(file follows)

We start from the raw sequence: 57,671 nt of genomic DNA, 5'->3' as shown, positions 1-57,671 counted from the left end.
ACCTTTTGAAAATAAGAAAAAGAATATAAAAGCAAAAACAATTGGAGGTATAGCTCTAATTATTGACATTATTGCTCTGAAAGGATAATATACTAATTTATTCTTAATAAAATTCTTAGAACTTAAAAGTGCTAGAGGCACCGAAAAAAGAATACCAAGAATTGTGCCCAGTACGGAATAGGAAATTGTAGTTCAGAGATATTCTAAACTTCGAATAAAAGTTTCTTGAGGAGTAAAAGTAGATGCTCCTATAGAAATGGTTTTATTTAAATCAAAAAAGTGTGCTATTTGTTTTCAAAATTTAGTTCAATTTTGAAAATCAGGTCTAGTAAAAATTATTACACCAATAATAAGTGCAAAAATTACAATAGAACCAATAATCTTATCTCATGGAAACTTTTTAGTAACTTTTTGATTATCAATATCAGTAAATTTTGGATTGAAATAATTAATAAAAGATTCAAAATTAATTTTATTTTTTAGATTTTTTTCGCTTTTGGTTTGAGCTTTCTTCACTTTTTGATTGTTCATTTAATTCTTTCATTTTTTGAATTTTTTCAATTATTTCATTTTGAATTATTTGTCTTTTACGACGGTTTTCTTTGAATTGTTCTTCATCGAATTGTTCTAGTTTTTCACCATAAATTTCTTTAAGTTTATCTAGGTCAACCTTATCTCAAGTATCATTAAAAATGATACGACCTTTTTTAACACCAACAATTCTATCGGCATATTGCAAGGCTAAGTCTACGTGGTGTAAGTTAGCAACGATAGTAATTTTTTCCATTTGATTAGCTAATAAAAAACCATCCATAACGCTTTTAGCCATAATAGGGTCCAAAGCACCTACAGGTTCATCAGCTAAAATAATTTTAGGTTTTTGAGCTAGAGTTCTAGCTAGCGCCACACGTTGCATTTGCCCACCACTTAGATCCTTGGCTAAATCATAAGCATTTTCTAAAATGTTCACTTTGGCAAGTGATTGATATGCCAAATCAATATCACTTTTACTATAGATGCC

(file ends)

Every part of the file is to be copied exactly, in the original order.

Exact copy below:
We start from the raw sequence: 57,671 nt of genomic DNA, 5'->3' as shown, positions 1-57,671 counted from the left end.
ACCTTTTGAAAATAAGAAAAAGAATATAAAAGCAAAAACAATTGGAGGTATAGCTCTAATTATTGACATTATTGCTCTGAAAGGATAATATACTAATTTATTCTTAATAAAATTCTTAGAACTTAAAAGTGCTAGAGGCACCGAAAAAAGAATACCAAGAATTGTGCCCAGTACGGAATAGGAAATTGTAGTTCAGAGATATTCTAAACTTCGAATAAAAGTTTCTTGAGGAGTAAAAGTAGATGCTCCTATAGAAATGGTTTTATTTAAATCAAAAAAGTGTGCTATTTGTTTTCAAAATTTAGTTCAATTTTGAAAATCAGGTCTAGTAAAAATTATTACACCAATAATAAGTGCAAAAATTACAATAGAACCAATAATCTTATCTCATGGAAACTTTTTAGTAACTTTTTGATTATCAATATCAGTAAATTTTGGATTGAAATAATTAATAAAAGATTCAAAATTAATTTTATTTTTTAGATTTTTTTCGCTTTTGGTTTGAGCTTTCTTCACTTTTTGATTGTTCATTTAATTCTTTCATTTTTTGAATTTTTTCAATTATTTCATTTTGAATTATTTGTCTTTTACGACGGTTTTCTTTGAATTGTTCTTCATCGAATTGTTCTAGTTTTTCACCATAAATTTCTTTAAGTTTATCTAGGTCAACCTTATCTCAAGTATCATTAAAAATGATACGACCTTTTTTAACACCAACAATTCTATCGGCATATTGCAAGGCTAAGTCTACGTGGTGTAAGTTAGCAACGATAGTAATTTTTTCCATTTGATTAGCTAATAAAAAACCATCCATAACGCTTTTAGCCATAATAGGGTCCAAAGCACCTACAGGTTCATCAGCTAAAATAATTTTAGGTTTTTGAGCTAGAGTTCTAGCTAGCGCCACACGTTGCATTTGCCCACCACTTAGATCCTTGGCTAAATCATAAGCATTTTCTAAAATGTTCACTTTGGCAAGTGATTGATATGCCAAATCAATATCACTTTTACTATAGATGCC